November 2021 Newsletter to ClientsSubmitted by Moneywatch Advisors on November 15th, 2021
Enjoy this month’s edition that features a note about the Moneywatch Holiday Party and some advice to help you save on taxes this year.
Holiday Party: While we would love seeing all of you at our usual holiday party, we’ve decided to err on the side of caution and defer our gratification until next year. In lieu of the party, we are donating the normal expense of the party to three charities near to our hearts. First, the Lexington Public Library Foundation that helps expand the world for many across our community. Next, God’s Pantry Food Bank provides meals to those in need in 50 central and eastern Kentucky counties. Last, the Lexington Senior Center provides Lexington seniors a lively place to convene, create, compete, exercise, engage, explore, play, and make the most of life.
If you are similarly motivated, you may donate to these three organizations here:
To whom much is given, much will be required. (Luke 12:48)
End of Year Tax Strategies: As the old Monty Python expression went, now for something completely different.
Max out your retirement account contributions:
The best way to lower your tax liability is to increase your pre-tax contributions to your 403(b) or 401(k) so you get to keep your money rather than send it to Uncle Sam. Every dollar contributed will decrease your taxable income by a dollar.
The maximum allowed for 2021 for 401(k)s or 403(b)s is:
- $19,500 for those under 50 – this does not include your employer’s contributions;
- $19,500 plus $6,500 for those 50 and over;
- UK faculty and staff can also contribute those same amounts to a 457(b) plan – a great tool to save 2 years for every 1 worked;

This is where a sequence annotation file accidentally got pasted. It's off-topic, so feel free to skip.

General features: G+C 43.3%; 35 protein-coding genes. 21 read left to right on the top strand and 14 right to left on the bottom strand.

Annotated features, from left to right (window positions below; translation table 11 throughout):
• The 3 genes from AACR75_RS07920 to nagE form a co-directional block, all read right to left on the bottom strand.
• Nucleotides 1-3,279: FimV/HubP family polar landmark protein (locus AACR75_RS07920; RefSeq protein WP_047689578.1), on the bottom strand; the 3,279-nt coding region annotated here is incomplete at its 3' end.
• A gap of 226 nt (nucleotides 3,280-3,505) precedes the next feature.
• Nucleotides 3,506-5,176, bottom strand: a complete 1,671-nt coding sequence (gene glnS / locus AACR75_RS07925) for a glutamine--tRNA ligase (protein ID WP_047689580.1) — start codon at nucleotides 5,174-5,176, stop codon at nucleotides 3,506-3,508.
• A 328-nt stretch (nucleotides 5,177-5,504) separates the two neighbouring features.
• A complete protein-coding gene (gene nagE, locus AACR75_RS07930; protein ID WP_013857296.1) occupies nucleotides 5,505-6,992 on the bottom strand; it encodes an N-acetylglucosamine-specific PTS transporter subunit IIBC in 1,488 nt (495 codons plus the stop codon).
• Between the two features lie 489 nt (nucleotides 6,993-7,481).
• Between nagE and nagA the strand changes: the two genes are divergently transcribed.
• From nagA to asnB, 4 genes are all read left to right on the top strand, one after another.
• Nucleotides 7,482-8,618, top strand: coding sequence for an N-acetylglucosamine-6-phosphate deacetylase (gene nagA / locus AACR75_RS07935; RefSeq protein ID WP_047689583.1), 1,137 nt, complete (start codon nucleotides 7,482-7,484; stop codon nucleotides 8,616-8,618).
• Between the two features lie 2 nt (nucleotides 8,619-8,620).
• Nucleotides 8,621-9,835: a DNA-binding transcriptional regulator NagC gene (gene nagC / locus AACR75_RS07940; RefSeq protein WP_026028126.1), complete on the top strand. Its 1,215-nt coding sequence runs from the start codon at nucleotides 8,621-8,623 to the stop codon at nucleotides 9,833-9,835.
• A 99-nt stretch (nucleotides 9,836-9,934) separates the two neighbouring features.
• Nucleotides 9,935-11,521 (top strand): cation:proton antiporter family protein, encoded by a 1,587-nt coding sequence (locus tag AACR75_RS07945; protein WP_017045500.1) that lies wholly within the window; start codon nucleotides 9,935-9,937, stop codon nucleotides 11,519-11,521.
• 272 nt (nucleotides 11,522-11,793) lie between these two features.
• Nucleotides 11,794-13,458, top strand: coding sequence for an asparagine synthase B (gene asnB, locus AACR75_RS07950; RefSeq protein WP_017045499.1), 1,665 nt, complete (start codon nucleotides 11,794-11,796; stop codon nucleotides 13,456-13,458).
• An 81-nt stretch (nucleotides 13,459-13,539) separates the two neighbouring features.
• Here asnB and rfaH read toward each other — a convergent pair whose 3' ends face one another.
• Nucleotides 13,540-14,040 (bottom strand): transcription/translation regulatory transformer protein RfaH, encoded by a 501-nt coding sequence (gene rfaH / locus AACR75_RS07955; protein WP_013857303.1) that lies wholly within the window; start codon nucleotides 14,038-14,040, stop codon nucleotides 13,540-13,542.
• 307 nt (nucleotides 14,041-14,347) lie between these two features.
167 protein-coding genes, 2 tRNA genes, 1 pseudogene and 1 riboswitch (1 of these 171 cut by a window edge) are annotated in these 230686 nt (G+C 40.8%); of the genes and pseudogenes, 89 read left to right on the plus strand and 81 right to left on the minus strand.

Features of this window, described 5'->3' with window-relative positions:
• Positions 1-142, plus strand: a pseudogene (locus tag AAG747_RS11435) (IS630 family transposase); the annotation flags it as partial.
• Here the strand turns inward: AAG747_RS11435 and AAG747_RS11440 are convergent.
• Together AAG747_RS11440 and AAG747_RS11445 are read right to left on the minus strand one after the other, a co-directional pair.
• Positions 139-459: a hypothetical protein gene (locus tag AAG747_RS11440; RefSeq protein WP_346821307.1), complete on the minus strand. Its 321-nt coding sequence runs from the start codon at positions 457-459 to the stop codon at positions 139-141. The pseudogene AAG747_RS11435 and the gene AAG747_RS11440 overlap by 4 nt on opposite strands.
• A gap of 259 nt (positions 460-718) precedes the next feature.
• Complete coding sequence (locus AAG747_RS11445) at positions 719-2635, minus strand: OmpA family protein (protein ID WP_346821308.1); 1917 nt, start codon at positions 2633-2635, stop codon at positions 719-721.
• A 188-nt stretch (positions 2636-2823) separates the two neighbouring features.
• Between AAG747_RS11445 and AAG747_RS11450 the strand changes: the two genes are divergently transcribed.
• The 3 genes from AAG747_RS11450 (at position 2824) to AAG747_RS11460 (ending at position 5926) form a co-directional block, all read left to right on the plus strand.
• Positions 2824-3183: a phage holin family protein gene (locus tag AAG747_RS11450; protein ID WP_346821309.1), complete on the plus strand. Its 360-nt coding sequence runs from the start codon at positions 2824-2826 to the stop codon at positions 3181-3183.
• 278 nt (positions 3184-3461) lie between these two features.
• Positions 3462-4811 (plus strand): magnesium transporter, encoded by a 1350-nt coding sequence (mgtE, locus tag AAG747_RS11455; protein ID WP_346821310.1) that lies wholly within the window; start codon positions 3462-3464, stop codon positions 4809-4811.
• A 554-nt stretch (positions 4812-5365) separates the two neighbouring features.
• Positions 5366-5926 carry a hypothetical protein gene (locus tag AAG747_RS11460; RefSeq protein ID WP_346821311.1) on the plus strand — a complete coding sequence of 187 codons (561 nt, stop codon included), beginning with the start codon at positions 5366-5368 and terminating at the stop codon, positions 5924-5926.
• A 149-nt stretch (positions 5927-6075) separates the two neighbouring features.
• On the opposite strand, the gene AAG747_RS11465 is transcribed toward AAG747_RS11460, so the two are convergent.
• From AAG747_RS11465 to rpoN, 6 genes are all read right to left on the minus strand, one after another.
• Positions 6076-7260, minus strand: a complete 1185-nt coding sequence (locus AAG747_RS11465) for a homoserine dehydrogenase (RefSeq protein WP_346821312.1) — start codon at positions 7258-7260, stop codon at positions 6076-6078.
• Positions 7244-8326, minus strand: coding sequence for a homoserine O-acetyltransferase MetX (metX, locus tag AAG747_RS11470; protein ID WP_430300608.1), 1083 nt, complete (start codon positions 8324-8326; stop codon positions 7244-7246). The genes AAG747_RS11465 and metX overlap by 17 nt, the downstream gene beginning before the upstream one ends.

For IRAs, those under 50 can contribute $6000 and those 50 and over may contribute $7000 – those contributions can also reduce your tax liability;
As the rules are complicated for who qualifies to make tax deductible contributions to IRAs, feel free to call us for advice first.
If you are of the age to qualify for Required Minimum Distributions (RMD), rather than taking your RMD, consider making a Qualified Charitable Distribution directly from your IRA. Employing this tactic satisfies your RMD, or part of it, and means never paying income tax on that amount – on the way into your IRA or on the way out;
Unless the total of your state and local taxes plus home mortgage interest and charitable donations exceeds the standard deduction of $25,100 for married couples or $12,550 for singles, you likely won’t receive a tax deduction for cash gifts to your favorite charities;
Tip: If your itemized deductions are close to that new standard deduction threshold, consider making some charitable contributions this year that you might otherwise make in 2022. This will help you get the most tax benefit from contributions you plan to make anyway;
You may also gift appreciated stock or mutual funds from your taxable accounts directly to a charitable organization. You may or may not receive a current-year deduction, but you will avoid paying any capital gains taxes;
Thank you for your continuing confidence.